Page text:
|Logic, n. The act of thinking and reasoning in strict accordance with the limitations and incapacities of the human understanding. - Ambrose Bierce|
RFE/RL NEWSLINE Vol 1, No. 178, Part I, 12 December 1997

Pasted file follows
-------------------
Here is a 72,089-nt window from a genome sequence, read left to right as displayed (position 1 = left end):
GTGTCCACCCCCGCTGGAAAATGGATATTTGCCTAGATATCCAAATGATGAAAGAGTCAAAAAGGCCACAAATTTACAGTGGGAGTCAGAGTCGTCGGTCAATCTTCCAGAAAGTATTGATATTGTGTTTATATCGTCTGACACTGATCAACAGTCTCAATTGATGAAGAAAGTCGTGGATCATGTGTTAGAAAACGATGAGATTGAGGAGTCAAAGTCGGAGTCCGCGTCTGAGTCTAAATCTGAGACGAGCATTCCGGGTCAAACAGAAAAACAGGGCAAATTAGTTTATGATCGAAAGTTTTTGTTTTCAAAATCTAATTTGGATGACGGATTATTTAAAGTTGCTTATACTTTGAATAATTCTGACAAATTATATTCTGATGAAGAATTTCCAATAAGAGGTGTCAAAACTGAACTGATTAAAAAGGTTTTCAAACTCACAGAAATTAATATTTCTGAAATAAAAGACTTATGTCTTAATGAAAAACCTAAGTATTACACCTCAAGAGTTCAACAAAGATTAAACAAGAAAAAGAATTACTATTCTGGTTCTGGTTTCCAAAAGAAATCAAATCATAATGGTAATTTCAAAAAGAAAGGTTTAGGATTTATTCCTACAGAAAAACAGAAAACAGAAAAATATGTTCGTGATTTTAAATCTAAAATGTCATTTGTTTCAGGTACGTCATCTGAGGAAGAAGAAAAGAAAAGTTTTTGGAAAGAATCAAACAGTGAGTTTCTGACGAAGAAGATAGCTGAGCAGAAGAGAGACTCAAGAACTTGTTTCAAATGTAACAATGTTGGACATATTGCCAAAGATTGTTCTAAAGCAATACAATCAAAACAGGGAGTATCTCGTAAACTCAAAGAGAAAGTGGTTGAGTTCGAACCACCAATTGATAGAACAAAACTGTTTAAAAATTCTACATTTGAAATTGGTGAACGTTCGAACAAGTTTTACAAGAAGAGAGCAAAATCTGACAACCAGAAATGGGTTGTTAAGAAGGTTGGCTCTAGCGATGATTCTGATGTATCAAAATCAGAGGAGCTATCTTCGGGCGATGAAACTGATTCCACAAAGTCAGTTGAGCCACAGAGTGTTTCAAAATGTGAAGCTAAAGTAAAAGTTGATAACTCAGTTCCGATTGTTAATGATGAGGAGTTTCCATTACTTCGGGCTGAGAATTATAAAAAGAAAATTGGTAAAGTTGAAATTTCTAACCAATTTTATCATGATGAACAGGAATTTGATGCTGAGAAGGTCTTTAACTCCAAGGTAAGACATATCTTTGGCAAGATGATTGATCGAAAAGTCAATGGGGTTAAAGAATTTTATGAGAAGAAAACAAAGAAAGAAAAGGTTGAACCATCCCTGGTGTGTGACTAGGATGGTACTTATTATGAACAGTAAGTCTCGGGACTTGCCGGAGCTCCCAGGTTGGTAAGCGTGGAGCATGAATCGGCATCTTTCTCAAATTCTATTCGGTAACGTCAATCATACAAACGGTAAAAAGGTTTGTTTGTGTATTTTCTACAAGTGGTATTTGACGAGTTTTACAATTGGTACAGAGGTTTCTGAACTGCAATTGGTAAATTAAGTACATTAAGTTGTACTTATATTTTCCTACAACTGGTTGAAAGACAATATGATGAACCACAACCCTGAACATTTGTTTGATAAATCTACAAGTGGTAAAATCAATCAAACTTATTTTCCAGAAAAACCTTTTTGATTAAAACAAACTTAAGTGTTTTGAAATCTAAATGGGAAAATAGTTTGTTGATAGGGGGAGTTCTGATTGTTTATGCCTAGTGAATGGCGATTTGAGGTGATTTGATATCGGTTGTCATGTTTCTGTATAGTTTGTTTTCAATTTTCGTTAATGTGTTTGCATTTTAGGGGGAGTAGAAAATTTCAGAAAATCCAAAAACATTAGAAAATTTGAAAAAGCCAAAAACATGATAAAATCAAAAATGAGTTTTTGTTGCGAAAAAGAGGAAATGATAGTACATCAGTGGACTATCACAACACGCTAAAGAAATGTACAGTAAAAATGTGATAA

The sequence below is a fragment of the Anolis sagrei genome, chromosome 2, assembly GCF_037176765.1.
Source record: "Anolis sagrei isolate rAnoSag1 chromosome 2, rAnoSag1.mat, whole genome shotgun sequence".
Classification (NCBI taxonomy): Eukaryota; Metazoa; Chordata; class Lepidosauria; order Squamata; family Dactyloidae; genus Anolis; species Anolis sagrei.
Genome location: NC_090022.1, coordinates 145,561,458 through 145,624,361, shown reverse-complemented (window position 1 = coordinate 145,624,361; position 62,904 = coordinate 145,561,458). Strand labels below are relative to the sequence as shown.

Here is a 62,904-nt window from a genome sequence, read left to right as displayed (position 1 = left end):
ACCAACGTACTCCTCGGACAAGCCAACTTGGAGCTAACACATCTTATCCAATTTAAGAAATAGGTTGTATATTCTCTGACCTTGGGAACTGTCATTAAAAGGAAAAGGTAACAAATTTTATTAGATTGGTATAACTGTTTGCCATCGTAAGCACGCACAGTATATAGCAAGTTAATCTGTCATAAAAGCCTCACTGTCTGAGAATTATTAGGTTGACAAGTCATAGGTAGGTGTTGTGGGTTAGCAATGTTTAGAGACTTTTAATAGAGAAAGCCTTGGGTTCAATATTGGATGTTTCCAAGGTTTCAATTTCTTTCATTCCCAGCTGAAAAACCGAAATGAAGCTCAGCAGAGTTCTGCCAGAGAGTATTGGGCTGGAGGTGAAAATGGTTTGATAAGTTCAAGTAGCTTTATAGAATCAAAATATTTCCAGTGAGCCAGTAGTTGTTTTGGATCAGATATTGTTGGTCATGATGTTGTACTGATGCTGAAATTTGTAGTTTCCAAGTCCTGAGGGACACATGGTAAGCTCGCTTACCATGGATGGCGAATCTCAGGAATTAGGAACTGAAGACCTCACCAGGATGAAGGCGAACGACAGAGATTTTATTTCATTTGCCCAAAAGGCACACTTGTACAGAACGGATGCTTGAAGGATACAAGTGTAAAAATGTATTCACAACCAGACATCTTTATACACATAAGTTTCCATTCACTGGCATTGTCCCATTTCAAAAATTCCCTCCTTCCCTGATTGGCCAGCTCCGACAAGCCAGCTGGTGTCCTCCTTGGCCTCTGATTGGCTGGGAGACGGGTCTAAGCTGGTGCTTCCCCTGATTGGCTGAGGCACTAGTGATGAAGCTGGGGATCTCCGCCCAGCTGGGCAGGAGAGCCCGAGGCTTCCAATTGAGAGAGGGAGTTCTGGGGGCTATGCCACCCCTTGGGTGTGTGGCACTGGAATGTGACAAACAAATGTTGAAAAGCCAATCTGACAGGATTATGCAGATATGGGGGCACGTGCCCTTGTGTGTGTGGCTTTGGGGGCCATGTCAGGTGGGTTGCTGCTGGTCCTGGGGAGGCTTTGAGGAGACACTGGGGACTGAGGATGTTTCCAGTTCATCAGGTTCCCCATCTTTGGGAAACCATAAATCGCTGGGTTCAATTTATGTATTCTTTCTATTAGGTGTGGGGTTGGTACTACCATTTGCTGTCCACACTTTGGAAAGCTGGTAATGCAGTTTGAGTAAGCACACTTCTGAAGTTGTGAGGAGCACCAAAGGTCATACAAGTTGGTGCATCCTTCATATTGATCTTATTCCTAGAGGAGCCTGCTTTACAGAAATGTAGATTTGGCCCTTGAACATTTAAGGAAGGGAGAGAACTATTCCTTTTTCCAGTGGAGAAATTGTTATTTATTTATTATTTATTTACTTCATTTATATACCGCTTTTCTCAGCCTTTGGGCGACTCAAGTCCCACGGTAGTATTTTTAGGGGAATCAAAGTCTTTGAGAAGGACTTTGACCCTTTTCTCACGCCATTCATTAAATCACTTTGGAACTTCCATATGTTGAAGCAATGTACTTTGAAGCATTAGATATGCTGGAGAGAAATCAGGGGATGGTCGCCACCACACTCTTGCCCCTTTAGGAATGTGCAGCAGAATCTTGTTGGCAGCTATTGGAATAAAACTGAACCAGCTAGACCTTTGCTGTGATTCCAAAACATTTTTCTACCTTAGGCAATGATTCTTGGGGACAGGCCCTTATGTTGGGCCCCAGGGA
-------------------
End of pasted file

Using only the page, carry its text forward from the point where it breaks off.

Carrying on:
A daily report of developments in Eastern and Southeastern Europe, Russia, the Caucasus and Central Asia prepared by the staff of Radio Free Europe/Radio Liberty. This is Part I, a compilation of news concerning Russia, Transcaucasia and Central Asia. Part II covers Central, Eastern, and Southeastern Europe and is distributed simultaneously as a second document. Back issues of RFE/RL NewsLine and the OMRI Daily Digest are online at RFE/RL's Web site: http://www.rferl.org/newsline xxxxxxxxxxxxxxxxxxxxxxxxxxxxxxxxxxxxxxxxxxxxxxxxxxxxxxxx Headlines, Part I * DOCTORS TERM YELTSIN'S HEALTH 'SATISFACTORY' * BEREZOVSKII TERMS CHECHEN WAR "A TRAGIC MISTAKE" * ARMENIAN FM SLAMS OPPOSITION KARABAKH STATEMENTS * End Note: SLOW PROGRESS ON NEW CONVENTIONAL ARMS TREATY xxxxxxxxxxxxxxxxxxxxxxxxxxxxxxxxxxxxxxxxxxxxxxxxxxxxxxxx RUSSIA DOCTORS TERM YELTSIN'S HEALTH 'SATISFACTORY.' The presidential press service on 12 December issued a statement saying that doctors met with President Boris Yeltsin earlier in the day and described his condition as "satisfactory." The statement said Yeltsin's temperature has returned to normal, and that the president is working on documents at the Barvikha sanitorium while recovering from a respiratory infection. Yeltsin cancelled plans to record a radio address on 11 December. Soundless television footage broadcast that day showed him looking tired while meeting with his chief of staff, Valentin Yumashev. Also on 11 December, Yeltsin's spokesman Sergei Yastrzhembskii and Renat Akchurin, who performed bypass surgery on Yeltsin last year, both denied reports that the president's latest illness is linked to his past heart problems. LB YELTSIN ISSUES DECREE ON CUTTING FEDERAL SPENDING . . . Yeltsin on 11 December signed a decree ordering several cost-cutting measures, Russian news agencies reported. The decree calls for unspecified reductions in both the number of enterprises that receive budget funding and the number of employees in budget-financed organizations. Beginning in the first quarter of 1998, budget-funded organizations will have to submit monthly reports on their receipts and expenses, as well as quarterly reports on their facilities, maintenance and utility charges. By 1 April 1998, the government must draw up an inventory of federal buildings, and federally-funded construction or purchases of buildings will be halted in 1998 and 1999. In addition, the decree instructs the government not to take steps in 1997 or 1998 to increase payments if those increases would cause federal spending to rise above the level outlined in that year's budget. LB . . . RESTRICTS USE OF GOVERNMENT PLANES. The decree issued by Yeltsin on 11 December also stipulates that only six officials will be entitled to use government planes when they travel, Russian news agencies reported. Those officials are the president, prime minister, foreign minister, Security Council secretary, and speakers of the State Duma and Federation Council. All other officials will be required to fly on commercial flights. Since joining the government in March, First Deputy Prime Minister Boris Nemtsov and Deputy Prime Minister Oleg Sysuev have both called for saving money by restricting use of government aircraft. LB CHERNOMYRDIN MARKS FIVE YEARS IN OFFICE. Prime Minister Viktor Chernomyrdin congratulated his cabinet colleagues when opening a session of the government on 11 December, nearly five years to the day since he was appointed prime minister, RFE/RL's Moscow bureau reported. Chernomyrdin is the only person to serve as Russian prime minister since the collapse of the USSR. Prior to his appointment in December 1992, Yegor Gaidar served as acting prime minister. Only three other ministers have served in the cabinet during Chernomyrdin's entire tenure: Minister for Emergency Situations Sergei Shoigu, Deputy Prime Minister Vladimir Bulgak, and Atomic Energy Minister Viktor Mikhailov. LB AIR FORCE COMMANDER RESIGNS. Petr Deinekin requested to be transferred to the reserve on 11 December, Russian news agencies reported. Yeltsin accepted his resignation, despite Defense Minister Igor Sergeev's request that Deinekin be allowed to continue to serve after he turns 60 on 14 December. (The president has the power to make exceptions for soldiers who reach the mandatory retirement age of 60.) There was speculation in the Russian media that Deinekin would resign following the 6 December crash of a military cargo plane in Irkutsk. In a speech to the State Duma on 10 December, which was published in "Sovetskaya Rossiya" the next day, Duma Defense Committee Chairman Lev Rokhlin alleged that military aircraft are poorly maintained. He also accused Deinekin of facilitating corruption in the Air Force and charged that military planes have repeatedly been rented to private firms at a huge financial loss to the state. LB MILITARY PLANE COLLIDES WITH HELICOPTER. Eight people were killed on 11 December when the helicopter in which they were riding collided with an An-12 military cargo plane on an airport runway in Naryan-Mar (Nenets Autonomous Okrug). ITAR-TASS quoted unnamed sources as saying that the collision was caused by poor communication between civilian and military air traffic controllers, who cleared both the helicopter and plane for landing within minutes of each other. LB INVESTIGATION OF ACCUSED SPY COULD TAKE THREE MONTHS. A representative of the Federal Security Service (FSB) says his agency may take up to three months to complete its investigation of U.S. citizen Richard Bliss, who has been accused of espionage, Interfax reported on 11 December. Bliss, an employee of the telecommunications firm Qualcomm, was arrested in Rostov Oblast on 25 November. He has been released from custody but could still face trial. U.S. officials have asked Russian authorities to resolve the case quickly and drop all charges against Bliss. In an interview with an RFE/RL correspondent in Moscow on 11 December, U.S. Ambassador James Collins commented, "I think [the Bliss case] is based in part on a conflict between what I suspect are existing Russian laws and a man who ended up as a victim, because he was using modern technologies, which those laws never contemplated." LB AUDIT CHAMBER SEES GROUNDS FOR ANNULLING AUCTIONS. The Audit Chamber announced on 11 December that there are grounds to annul four controversial privatization auctions, Interfax reported. An investigation found that the August auction for 38 percent of Norilsk Nickel was rigged, allowing an Oneksimbank affiliate to buy the shares for below market value. The chamber determined that currency rules were violated in the July sale of a 25 percent stake in the telecommunications giant Svyazinvest. The chamber also found that 51 percent of the oil company Sibneft was sold in May for too little in an unfair auction. Finally, the chamber said the winner of a July auction for 40 percent of the Tyumen Oil Company paid too little and has not fulfilled its obligations to pay debts of that company's subsidiaries. The government frequently ignores the Audit Chamber's recommendations and is unlikely to ask a court to annul the auctions. LB JUDICIAL CHAMBER REPRIMANDS JOURNALISTS ON BOOK SCANDAL. The President's Judicial Chamber on Information Disputes determined on 11 December that journalists Aleksandr Minkin and Sergei Dorenko violated the law on the mass media when they accused First Deputy Prime Minister Anatolii Chubais of bribe-taking and money- laundering in connection with a scandal over book fees. Minkin made the allegations on Ekho Moskvy, and Dorenko echoed the charges on Russian Public Television (ORT). The chamber ruled that Minkin and Dorenko were entitled to report on the book deal, in which a publisher linked to Oneksimbank paid Chubais and several co-authors $90,000 each, but should not have used "insulting" terms and epithets. The chamber did not support Chubais's request that ORT be reprimanded as well. The chamber is merely a consultative body. A Moscow court is scheduled to hear Chubais's slander suit against Minkin and Ekho Moskvy in February. LB SELEZNEV SLAMS PRO-PRESIDENTIAL MEDIA BIAS. Duma Speaker Gennadii Seleznev charged that the Russian media "serves only one power: presidential power," ITAR-TASS reported on 10 December. Speaking during an official visit to Paris, Seleznev claimed that Russian newspapers and electronic media often send journalists to Duma press conferences but then publicize either distorted information or no information at all. However, he said he is pleased with the first few editions of "Parlamentskii chas," a program on state-run Russian Television, adding that the parliament is receiving some air time on state-run Radio Rossii and Radio Mayak. Seleznev also said the Duma and the Federation Council will launch a newspaper in January and have already begun publishing a magazine. In October, the government persuaded the Duma not to hold a no-confidence vote, in part by promising to give parliamentary activities more air time in state-controlled media. LB CONSTITUTIONAL COURT FINDS VIOLATIONS IN TAMBOV CHARTER. The Constitutional Court has ruled that several articles in the Tambov Oblast charter are unconstitutional, "Russkii telegraf" reported on 11 December. The oblast legislature adopted the charter as part of a long- running battle with Tambov Governor Aleksandr Ryabov. The court appeal was filed on behalf of Yeltsin. The court struck down articles in the charter giving the Tambov legislature the right to fire ministers in the oblast government and giving the speaker of the legislature (rather than the governor) the power to sign laws into effect. Judges also struck down an article providing for the early termination of the governor's authority if he takes up permanent residence outside Tambov Oblast. The court ruled some points in the charter legal; for instance, the Tambov legislature may determine the basic structure and financing of organs of the executive branch. LB JUSTICE MINISTER ASSESSES REGIONAL LAWS. Sergei Stepashin has charged that thousands of laws adopted in the regions violate federal legal norms. In an interview published in "Rossiiskaya gazeta" on 11 December, Stepashin said the Justice Ministry has evaluated some 9,000 laws adopted by regional authorities, and has found that more than a third of them contradict either the Russian constitution or federal legislation. He expressed regret that regional authorities sometimes ignore his ministry's recommendations on changing such laws. Stepashin said the Justice Ministry is preparing a government appeal to the Constitutional Court against some regional laws and will take steps to better monitor the activities of regional legislators. LB NEMTSOV IN VENEZUELA. Russian First Deputy Prime Minister Boris Nemtsov met in Caracas on 11 December with Venezuelan President Rafael Caldera, ITAR-TASS reported. Nemtsov handed Caldera a letter from Russian President Yeltsin calling for broader political and economic relations. Nemtsov also discussed the possible sale of Russian military helicopters to Venezuela and cooperation in the oil sector. Nemtsov subsequently told journalists that Russia is particularly interested in reviving the oil swap agreement whereby Venezuelan oil is refined in Cuba in return for Russian oil refined in Germany, an RFE/RL correspondent accompanying Nemtsov reported on 11 December. LF YELTSIN AGREES TO RESTRUCTURE FEDERAL BORDER SERVICE. Meeting on 9 December with the head of the Russian Federal Border Service, Colonel-General Andrei Nikolaev, Yeltsin issued a decree removing the border service from its present subordination to the Ministry of Defense and designating it a state special service, "Russkii telegraf" and "Kommersant-Daily" reported on 10 and 11 December respectively. Yeltsin also agreed to Nikolaev's request to increase federal funding for the border service in 1998. Nikolaev had complained that only 3 trillion rubles ($505 million) had been allocated for his service's needs rather than the minimum 8 trillion rubles needed. LF BEREZOVSKII TERMS CHECHEN WAR "A TRAGIC MISTAKE." Former Russian Security Council Deputy Secretary Boris Berezovskii admitted on 11 December that the war in Chechnya could have been avoided if Moscow had realized that "the problem of the Caucasus will remain with Russia forever," and endeavoured to establish new relations with the regions taking into account specific ethnic factors, Interfax reported. Berezovskii said the war was "a tragic mistake," and criticized what he termed the Russian government's inability to conclude a final peace agreement with Grozny. LF CHECHNYA CRACKS DOWN ON OIL THEFTS. About one thousand metric tons of crude oil has been confiscated from thieves since President Aslan Maskhadov announced a major crackdown on 7 December, ITAR-TASS reported on 11 December. Maskhadov's press secretary Kazbek Khadzhiev told Interfax on 8 December that Chechnya's oil output had increased in recent months from 1,500 to 4,000 metric tons per day, but that during Maskhadov's November trip to Turkey and the U.S. the incidence of illegal tapping of pipelines had again risen sharply. Maskhadov estimated the weekly financial loss from such thefts at 5 billion rubles (more than $830,000). Stolen Chechen oil is increasingly being illegally sold to middlemen in North Ossetia for refining there into gasoline, an RFE/RL correspondent reported on 11 December from Vladikavkaz. LF TRANSCAUCASUS AND CENTRAL ASIA ARMENIAN FM SLAMS OPPOSITION KARABAKH STATEMENTS. Alexander Arzoumanian on 11 December criticized as "illiterate" and "misleading" two statements addressed by the Armenian opposition to the country's leadership and to the Organization on Security and Cooperation in Europe. The statements, demanding that the Armenian leadership reject any proposed settlement of the Karabakh conflict that returns Nagorno-Karabakh to Azerbaijani jurisdiction, were adopted at an opposition rally in Yerevan on 10 December (see "RFE/RL Newsline," 11 December 1997). Arzoumanian said his ministry will continue to defend Armenia's national interests despite the dissemination by the opposition of "slander, lies and suspicion." On 10 December Arzoumanian met with his Nagorno-Karabakh counterpart Naira Melkumian to discuss the Karabakh peace process, Armenian agencies reported. LF CHEVRON TO BUILD ITS OWN TRANS-GEORGIA PIPELINE? The U.S. oil company Chevron plans to begin construction in 1998 of a pipeline from Baku to the Georgian Black Sea port of Batumi to export crude from Kazakhstan's Tengiz field, according to "Finansoviye izvestiya" of 9 December. The pipeline will cost an estimated $600 million and have an annual throughput capacity of 5 million tons. It is not clear how the transport tariffs for oil exported through Georgia to Batumi would be shared between the central Georgian government and the autonomous Republic of Adjaria, of which Batumi is the capital. Chevron President Richard Matzke visited Tbilisi and Batumi in October 1996, to discuss the planned export of Tengiz oil via Georgia. LF KYRGYZ MUFTIAT DENOUNCES WAHHABISM. The six senior members of Kyrgyzstan's Muftiat met in Bishkek on 10- 11 December to discuss the activities of Wahhabis in the country, RFE/RL correspondents report. Members of the Muftiat have been especially vocal in their denunciation of Wahhabism since the Kyrgyz weekly newspaper "Kyrgyz Rukhu" printed an article in early December alleging two deputies of the Mufti Absatar-Agy Majitov, as well as the former head Mufti Sadykjan Kamalov, were disseminating the sect's ideas. The Muftiat stated that it is not responsible for activities of Kamalov's International Center for Islamic Cooperation located in Osh and excluded the center from the Muslim community of Kyrgyzstan. The members also reviewed the activities of Imams in Kyrgyzstan and discussed the formation of an expert commission to translate the Koran into Kyrgyz. BP PROTEST AT TURKMEN EMBASSY IN MOSCOW. Demonstrators gathered in front of Turkmenistan's Embassy in Moscow on 11 December to protest what they claim is the oppressive rule of Turkmen President Saparmurat Niyazov, RFE/RL correspondents reported. The "Memorial" human rights organization and the Turkmen opposition Diaspora in Moscow coordinated the demonstration. Some people carried signs calling on Niyazov to free political prisoners and stop using psychiatric hospitals as a place to incarcerate dissidents. Participants were able to hand a letter of protest to officials at the Embassy. The demonstration took place on the eve of the second anniversary of Turkmenistan's recognition by the United Nations as a "Neutral State" such as Switzerland. BP UZBEK-CHINESE RELATIONS. Uzbek Foreign Minister Abdulaziz Kamilov met with his Chinese counterpart Qian Qichen in Beijing on 11 December, according to ITAR-TASS and Xinhua. The two ministers expressed their satisfaction at the course of bilateral relations and noted that the volume of trade between the countries was not yet big enough, but has grown steadily in recent years. Agreements were signed on civilian and criminal judicial assistance and environmental protection. Qian said the two countries are still neighbors even though they do not share a common border. BP SAUDI EMBASSY OFFICIAL KILLED IN KAZAKHSTAN. The second Secretary of the Saudi Arabian Embassy in Kazakhstan was found dead from multiple stab wounds in his apartment on 11 December, RFE/RL correspondents reported. According to neighbors, Ahmed Assaui hosted a party on the night of 10 December and police concluded it was later that night or early the next morning that he was murdered. BP SLOW PROGRESS ON NEW CONVENTIONAL ARMS TREATY by Roland Eggleston Negotiators in Vienna hope that a new treaty limiting the danger of an arms build-up in Europe can be achieved by the end of next year, although they warn considerable political will to reach agreement will be required on the part of some countries. The negotiators are revising the 1990 CFE treaty between NATO and the former Warsaw Pact, which placed limits on the number of tanks, artillery, armored cars, war planes, and battle helicopters located between the Atlantic and the Urals. The new treaty will replace the bloc-to-bloc ceilings imposed on both alliances with national and territorial ceilings. National ceilings place a limit on the size of each country's armed forces, while the territorial ceilings impose a limit on the overall number of military forces deployed in any single country. In most cases, the territorial ceilings will be higher than the national ones, but the actual limits are still being worked out. A senior negotiator told RFE/RL that the national and territorial ceilings on the number of tanks, artillery, and other weapons are among the most difficult issues to resolve. "They go to the heart of the security of individual states, many of which remain suspicious of each other" he said. "Each government wants to be certain that the treaty allows it enough forces to meet its legitimate defense requirements." Thirty countries are participating in the negotiations, including the U.S., Russia, and most of the states of Western, Central and Eastern Europe, including Armenia, Azerbaijan, Georgia, and Moldova. The neutral countries and Central Asian states, with the exception of Kazakhstan, are not involved. Gregory Govan, the chief U.S. negotiator, told RFE/RL that the talks are proceeding "slowly but methodically." He said one of the biggest political problems is Russia's attempts to impose conditions that would limit the effects of NATO enlargement. For example, Russia wants to restrict the degree to which the original 16 members of NATO can deploy forces on the territory of the alliance's new members, either permanently or temporarily. NATO believes fixed limits should be established only for ground forces, while Russia wants also to include fixed limits for warplanes and battle helicopters. NATO argues that including aircraft and helicopters is unrealistic. It is relatively easy for inspectors to determine whether ground forces are within the limits set by a treaty. But aircraft and helicopters can be flown in and out of a territory within minutes, making effective inspection virtually impossible. NATO diplomats say the alliance considers Russia's fears of a possible buildup of Western military power in countries near its borders to be exaggerated. However, it understands those fears and is trying to quell them. To this end, the U.S. has proposed the creation of a "zone of stability" in which the size of military forces would be limited. However, it insists that the zone include other countries as well as the new NATO members. Under the U.S. proposal--which has now been accepted by NATO as a whole--the "zone of stability" would include Hungary, Poland, the Czech Republic, Belarus, northern Ukraine, and Kaliningrad. The U.S. suggests that territorial limits in this zone would be the same as the present national limits, effectively preventing a build-up of foreign forces in any of those countries. The same conditions would apply until the next review of the treaty, scheduled for 2001. The U.S. further proposes that the treaty be reviewed every five years. Govan says that, in addition to political issues, there are many technical problems to be resolved. Among them is the system for checking that signatories are honoring the treaty. "One of the best features of the 1990 CFE treaty was its system of verification and transparency," he said. "Everyone agrees that it worked well and should be continued. The problem is how to maintain the same degree of assurance and confidence in a much more complicated treaty." According to Govan, the attitude of some countries is also a problem. "One group of countries at the talks has strong ideas on how a future treaty on conventional forces should look," he said. "There are other countries that don't have this outlook. Some have difficulties adjusting to a new kind of treaty that is not based on a bloc-to-bloc approach. Govan did not identify any countries but acknowledged that some NATO countries are among those nostalgic for the ease of decision-making under the old system. Originally, the new CFE treaty was expected to be ready by summer 1998, but few diplomats believe this timetable is realistic. Most now hope the negotiations can be completed by November 1998, allowing the new treaty to be signed in December by the heads of government attending a summit meeting of the Organization on Security and Cooperation in Europe. However, the signing ceremony is still many months and many problems away. The author writes regularly for RFE/RL. xxxxxxxxxxxxxxxxxxxxxxxxxxxxxxxxxxxxxxxxxxxxxxxxxxxxxxxx Copyright (c) 1997 RFE/RL, Inc. 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